There are not many economic fields in which Britain truly leads the world.
Financial innovation, perhaps. Deep sea oil mining maybe. Formula One engineering, probably.
But there is one sector where the UK is an indisputable leader: sandwiches. This country is more efficient and more successful at producing high quality takeaway sandwiches than any other economy in the world.
Britain’s sandwich industry has been at the forefront of innovation in the field, developing new breeds of vegetables – tomatoes and lettuce – that make for a fresher, longer-lasting sandwich.
So if there was some way to build a robot to make sandwiches, you might have thought Britain would have developed it already.
Image: Workers from the EU are needed in agriculture and other industries
But if you take a trip to one of this country’s major sandwich makers, a place like Raynor’s, for instance, you will instead find a hive of human activity.
While there is a certain amount of automated activities along the production line – the slicer for the bread, the packaging machines – the majority of work filling the sandwiches is still done by hand.
That means Raynor’s is highly reliant on low cost, low skill labour, which these days mostly means Eastern European workers. But in the past few months, they’ve noticed the flows of workers have slowed.
This poses something of a problem. In the long run, given Britain has near full employment, the solution – if immigration is indeed to fall as the Government intends – is to automate more of the production line.
But according to managing director Matt Raynor, the technology is still some way off. You can’t get a robot to pick out the appropriate leaf of lettuce for the appropriate sandwich – and certainly not as quickly as a human could do the job.
The big question is whether Brexit will push UK firms in the right direction – to try to develop that robot, or find an alternative.
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Indeed, for all the doom and gloom about the decision to leave the EU, this shock therapy for productivity is one of the areas where economists might agree Brexit provides some opportunities.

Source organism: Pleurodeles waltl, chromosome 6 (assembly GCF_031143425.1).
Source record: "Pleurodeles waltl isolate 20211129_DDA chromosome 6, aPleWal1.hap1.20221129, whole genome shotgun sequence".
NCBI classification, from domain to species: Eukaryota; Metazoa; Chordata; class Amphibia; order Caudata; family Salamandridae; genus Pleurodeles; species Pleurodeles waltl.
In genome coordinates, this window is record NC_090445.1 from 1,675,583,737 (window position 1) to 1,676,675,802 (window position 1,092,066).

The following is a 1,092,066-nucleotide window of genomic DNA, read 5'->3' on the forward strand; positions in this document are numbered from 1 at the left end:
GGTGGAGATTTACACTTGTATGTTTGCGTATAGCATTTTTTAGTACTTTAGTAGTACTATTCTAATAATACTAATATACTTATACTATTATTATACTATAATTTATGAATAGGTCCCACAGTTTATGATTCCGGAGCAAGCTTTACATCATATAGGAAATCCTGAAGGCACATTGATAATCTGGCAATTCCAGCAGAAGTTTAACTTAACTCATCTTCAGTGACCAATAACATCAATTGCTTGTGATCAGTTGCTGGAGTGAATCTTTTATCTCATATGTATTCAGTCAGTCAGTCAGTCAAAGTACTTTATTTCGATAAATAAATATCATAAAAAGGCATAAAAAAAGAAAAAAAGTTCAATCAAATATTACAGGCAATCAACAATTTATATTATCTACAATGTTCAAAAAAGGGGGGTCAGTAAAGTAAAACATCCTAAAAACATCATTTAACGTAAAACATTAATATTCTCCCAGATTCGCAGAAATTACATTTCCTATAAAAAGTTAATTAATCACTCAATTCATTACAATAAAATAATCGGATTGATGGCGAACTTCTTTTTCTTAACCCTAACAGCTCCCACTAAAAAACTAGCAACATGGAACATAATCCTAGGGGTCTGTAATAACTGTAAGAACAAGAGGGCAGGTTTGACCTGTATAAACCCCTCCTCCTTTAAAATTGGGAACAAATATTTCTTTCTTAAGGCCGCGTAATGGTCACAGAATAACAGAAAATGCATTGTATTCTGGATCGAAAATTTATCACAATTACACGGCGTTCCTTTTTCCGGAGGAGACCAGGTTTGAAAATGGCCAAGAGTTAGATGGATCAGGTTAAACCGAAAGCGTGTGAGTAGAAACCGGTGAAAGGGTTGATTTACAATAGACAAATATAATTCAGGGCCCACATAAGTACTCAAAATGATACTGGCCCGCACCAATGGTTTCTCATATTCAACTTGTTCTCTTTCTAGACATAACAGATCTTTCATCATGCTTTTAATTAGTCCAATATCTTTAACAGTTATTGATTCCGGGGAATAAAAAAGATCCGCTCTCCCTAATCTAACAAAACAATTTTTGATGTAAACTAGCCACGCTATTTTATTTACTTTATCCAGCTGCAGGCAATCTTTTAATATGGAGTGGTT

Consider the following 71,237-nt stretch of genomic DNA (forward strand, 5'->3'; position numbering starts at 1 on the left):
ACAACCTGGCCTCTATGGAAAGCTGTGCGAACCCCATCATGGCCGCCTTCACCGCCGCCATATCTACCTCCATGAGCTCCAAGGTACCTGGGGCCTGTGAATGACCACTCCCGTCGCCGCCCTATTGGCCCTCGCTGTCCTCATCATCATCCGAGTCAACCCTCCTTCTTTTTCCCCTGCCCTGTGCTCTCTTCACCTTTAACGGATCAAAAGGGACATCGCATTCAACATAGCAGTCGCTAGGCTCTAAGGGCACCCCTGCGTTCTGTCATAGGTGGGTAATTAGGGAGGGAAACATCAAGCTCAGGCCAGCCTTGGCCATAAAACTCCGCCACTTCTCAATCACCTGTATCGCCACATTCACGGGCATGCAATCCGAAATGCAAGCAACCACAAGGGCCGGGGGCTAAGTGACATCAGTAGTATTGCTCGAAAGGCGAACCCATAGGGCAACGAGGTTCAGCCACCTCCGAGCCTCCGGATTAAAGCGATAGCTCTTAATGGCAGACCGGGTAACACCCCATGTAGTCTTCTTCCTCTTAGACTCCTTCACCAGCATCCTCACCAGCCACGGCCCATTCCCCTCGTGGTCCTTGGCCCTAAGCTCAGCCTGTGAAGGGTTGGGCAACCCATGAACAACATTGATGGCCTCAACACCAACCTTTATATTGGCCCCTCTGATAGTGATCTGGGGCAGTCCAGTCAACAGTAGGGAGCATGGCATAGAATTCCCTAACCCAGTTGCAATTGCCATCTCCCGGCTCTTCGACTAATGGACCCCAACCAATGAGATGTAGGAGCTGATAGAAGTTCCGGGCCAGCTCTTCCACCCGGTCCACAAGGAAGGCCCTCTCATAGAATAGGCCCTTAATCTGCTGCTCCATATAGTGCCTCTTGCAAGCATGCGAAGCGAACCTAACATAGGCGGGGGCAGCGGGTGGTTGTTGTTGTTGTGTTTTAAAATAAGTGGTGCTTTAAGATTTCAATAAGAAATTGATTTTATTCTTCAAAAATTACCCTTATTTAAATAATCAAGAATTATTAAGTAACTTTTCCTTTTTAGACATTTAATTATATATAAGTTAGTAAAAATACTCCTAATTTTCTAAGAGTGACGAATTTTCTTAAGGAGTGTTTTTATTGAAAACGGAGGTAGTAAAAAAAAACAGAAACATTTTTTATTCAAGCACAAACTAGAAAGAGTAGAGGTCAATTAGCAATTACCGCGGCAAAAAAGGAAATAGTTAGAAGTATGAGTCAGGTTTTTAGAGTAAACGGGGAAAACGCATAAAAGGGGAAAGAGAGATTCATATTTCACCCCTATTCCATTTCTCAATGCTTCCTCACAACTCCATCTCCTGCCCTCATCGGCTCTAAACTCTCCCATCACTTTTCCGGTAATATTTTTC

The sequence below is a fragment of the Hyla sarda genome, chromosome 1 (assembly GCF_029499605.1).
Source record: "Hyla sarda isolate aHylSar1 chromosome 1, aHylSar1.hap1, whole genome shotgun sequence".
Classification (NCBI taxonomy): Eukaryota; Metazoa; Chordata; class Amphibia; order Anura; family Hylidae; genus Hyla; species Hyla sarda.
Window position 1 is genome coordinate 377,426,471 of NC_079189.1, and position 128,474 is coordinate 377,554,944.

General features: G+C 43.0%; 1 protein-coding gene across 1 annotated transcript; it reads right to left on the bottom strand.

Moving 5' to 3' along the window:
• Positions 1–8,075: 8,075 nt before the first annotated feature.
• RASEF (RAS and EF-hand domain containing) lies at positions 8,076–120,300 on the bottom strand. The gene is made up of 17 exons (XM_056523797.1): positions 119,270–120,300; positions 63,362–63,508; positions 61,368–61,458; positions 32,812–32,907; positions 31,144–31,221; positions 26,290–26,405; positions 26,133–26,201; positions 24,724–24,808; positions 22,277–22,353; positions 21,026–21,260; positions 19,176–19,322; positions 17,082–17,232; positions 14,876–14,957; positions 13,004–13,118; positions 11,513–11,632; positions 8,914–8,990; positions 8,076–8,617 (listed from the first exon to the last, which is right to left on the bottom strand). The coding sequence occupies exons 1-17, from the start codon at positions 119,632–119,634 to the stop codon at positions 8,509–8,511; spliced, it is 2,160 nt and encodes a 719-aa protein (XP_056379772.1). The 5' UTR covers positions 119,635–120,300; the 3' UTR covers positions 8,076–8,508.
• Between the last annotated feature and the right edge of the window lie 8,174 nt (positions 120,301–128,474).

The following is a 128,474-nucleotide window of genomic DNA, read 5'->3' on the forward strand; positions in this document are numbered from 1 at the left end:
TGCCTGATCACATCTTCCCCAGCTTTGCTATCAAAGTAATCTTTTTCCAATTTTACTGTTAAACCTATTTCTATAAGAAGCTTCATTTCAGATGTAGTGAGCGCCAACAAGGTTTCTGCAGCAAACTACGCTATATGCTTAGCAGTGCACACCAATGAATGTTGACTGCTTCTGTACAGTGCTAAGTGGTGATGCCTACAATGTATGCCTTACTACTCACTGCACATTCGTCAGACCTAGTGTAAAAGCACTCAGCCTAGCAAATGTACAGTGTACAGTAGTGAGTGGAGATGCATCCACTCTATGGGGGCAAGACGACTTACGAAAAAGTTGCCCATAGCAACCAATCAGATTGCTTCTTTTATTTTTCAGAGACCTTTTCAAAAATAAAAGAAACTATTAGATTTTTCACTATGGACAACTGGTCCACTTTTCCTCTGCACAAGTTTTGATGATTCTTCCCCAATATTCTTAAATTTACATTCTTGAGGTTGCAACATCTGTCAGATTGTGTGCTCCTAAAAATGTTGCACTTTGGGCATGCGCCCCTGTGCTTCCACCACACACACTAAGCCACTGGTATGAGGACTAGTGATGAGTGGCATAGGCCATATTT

Faced with a tighter labour market and fewer workers, might UK firms be forced to innovate and invest in automation? Given the UK currently has the developed world’s lowest take-up of robots, perhaps this is for the best?
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It’s a similar story in the agriculture sector. Alison Capper of Stocks Farm in Worcestershire farms apples and hops, but while she has managed to automate some processes, for instance cutting one tractor by introducing a self-driving platform for fruit pickers, there is no off-the-shelf machine that could pluck an apple off the tree.
Perhaps such a thing might exist in five or 10 years, but might that be too late?
And that raises a big question. The Government is determined to push through Brexit as fast as possible, with a time-limited implementation period.
But at present, most businesses say they could not instantly adapt to a sudden fall in migration. At the very least, they say, if the plan is to cut EU migration, then they will need more seasonal labour from outside the EU.
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But that would run headlong into the Government’s other aim: to get net migration down into five figures. In other words, were this all to happen in five or 10 years’ time, the two aims of business and government could dovetail perfectly.
Immigration could come down and the robots would be there to take up the slack. UK productivity could finally rebound from the low rates seen recently.
But if immigration were to fall dramatically overnight, businesses wouldn’t have the processes available to adapt. It would be deeply economically destructive.
It underlines why so many companies are so keen on a transition period with the continuation of free movement for some time longer.
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It’s not so much that they are all ardent remainers. It is that the country is not yet ready to shut its doors.
But in a few years’ time we might hit the sweet spot where the technology is there, and lower migration might actually be a good thing for UK plc.